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What would an ideal new urban neighbourhood look like? It would be near the centre of a city, easily accessible by transit, by bike and on foot. It would mix residences and workplaces. It would be sensitive to its historical context, have short blocks and buildings that are sustainable, suited to the local climate and just big enough.

In short, it would look more or less like Zibi, the development emerging on the Ottawa River.

And yet, according to some First Nations leaders and activists, Zibi should not be allowed to proceed. Is this dead, polluted land, or sacred ground? Or both? Is it a new district that will help animate the core of the Ottawa region, or a land grab?

It depends how you look at it. Here is where contemporary city-building meets Canada's founding injustice – and where the symbolic duties of the capital run into the growth of a living city.

The project, by Ottawa-based Windmill in partnership with Dream Unlimited Corp., spans two provinces and 37 acres, on the Gatineau waterfront and two islands. It would eventually bring 1,200 condo apartments, office space, retail and a substantial amount of new park space to this place, just two kilometres from Parliament Hill. Along the way, the developers are committing to the One Planet Action Plan, a set of sustainability goals that is far more ambitious than the industry's standard LEED rating system.

Industrial uses at the site on the Gatineau began in the early 1800s but native people say their ties to the waters and lands go back thousands of years.

The name of the development comes from the Algonquin word for “river,” but the place is best known locally as the Domtar lands, after the paper company that owned the site from 1998 to 2013. A few weeks ago, I walked through the buildings on the Gatineau shore. The complex of mills, now stripped of most equipment, is in a picturesque state of decay: 1920s brick-and-beam buildings littered with fifties filing cabinets, striped with sixties green paint, studded with eighties fluorescent lights and wrapped in a century’s worth of graffiti from the people who worked there.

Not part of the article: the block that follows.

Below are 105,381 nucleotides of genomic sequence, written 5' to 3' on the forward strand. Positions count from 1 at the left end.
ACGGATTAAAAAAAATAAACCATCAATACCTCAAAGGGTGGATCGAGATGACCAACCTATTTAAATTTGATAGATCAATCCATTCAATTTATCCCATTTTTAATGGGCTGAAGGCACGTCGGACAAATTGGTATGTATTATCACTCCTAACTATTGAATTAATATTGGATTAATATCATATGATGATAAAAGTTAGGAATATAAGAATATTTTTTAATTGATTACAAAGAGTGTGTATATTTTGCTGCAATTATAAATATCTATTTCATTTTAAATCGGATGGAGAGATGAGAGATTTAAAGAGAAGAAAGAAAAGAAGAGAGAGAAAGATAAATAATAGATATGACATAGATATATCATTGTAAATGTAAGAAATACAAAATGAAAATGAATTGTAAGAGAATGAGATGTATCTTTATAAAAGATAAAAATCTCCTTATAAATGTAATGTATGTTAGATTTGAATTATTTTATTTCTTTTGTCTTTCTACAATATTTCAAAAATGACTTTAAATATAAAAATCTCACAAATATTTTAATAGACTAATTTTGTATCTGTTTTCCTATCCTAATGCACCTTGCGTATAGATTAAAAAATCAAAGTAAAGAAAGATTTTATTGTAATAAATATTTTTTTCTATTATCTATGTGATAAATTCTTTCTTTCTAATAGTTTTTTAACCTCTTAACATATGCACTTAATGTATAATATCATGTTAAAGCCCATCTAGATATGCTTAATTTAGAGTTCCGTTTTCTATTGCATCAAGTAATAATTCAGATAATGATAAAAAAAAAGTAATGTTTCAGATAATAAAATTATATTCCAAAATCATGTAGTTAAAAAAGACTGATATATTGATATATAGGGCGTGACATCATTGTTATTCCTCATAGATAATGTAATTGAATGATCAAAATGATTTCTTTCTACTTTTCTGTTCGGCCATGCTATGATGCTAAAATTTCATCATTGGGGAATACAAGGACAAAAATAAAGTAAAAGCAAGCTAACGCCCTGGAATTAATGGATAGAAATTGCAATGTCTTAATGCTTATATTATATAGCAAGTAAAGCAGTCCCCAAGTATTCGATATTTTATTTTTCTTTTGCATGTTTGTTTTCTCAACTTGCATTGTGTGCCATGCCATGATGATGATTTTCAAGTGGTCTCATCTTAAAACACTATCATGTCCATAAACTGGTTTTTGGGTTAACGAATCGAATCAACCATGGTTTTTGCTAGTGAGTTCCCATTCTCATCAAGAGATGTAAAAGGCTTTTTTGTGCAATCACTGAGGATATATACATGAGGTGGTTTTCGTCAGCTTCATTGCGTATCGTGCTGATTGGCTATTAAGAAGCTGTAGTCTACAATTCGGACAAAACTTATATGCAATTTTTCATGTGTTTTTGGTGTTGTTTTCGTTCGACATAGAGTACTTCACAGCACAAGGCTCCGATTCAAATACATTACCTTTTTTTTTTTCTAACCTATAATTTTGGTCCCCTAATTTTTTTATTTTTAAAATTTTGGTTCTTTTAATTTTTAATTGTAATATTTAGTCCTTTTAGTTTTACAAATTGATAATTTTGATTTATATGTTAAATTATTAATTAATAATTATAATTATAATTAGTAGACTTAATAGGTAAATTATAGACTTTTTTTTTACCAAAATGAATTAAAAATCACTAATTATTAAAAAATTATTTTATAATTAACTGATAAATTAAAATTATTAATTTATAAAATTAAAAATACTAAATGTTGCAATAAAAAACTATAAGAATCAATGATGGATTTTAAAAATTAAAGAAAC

The city of Ottawa was, in a sense, born right here: Since 1806, when Philemon Wright built the first mill there, these islands are where the forests of the region have been milled, ground and pressed into timber, lumber and paper. “This was the heart of the region,” said Jeff Westeinde, chairman of Windmill Developments, “and the industrial components of that history have been locked off for more than a century now.”

Right out the windows were the ring-shaped Chaudière Falls. Few people have seen them up close in the past 100 years, since the falls were dammed in 1908 to provide hydroelectric power.

If the Zibi development proceeds as planned, that will change; the master plan, by the architect and green-building leader Peter Busby of Perkins+ Will, calls for 22 per cent of the site to be open space. Together with a $150-million project by Hydro Ottawa that will bury turbines and provide a viewing platform, the falls themselves will be accessible for the first time in more than a century. “One of the key components of our planning strategy is to provide access back to the water,” Westeinde says.

That plan, developed with oversight from Ottawa, Gatineau and the National Capital Commission, emphasizes four- to eight-storey mid-rise residential buildings, with a scattering of high-rises and two new office buildings. The buildings will be designed by a variety of architects, Windmill says, to bring a diversity of approaches. The details of the plan are exemplary, from the arrangement of the streets – many of them pedestrian-first woonerfs – to the use of narrow, tall storefronts to provide varied and pleasant street life.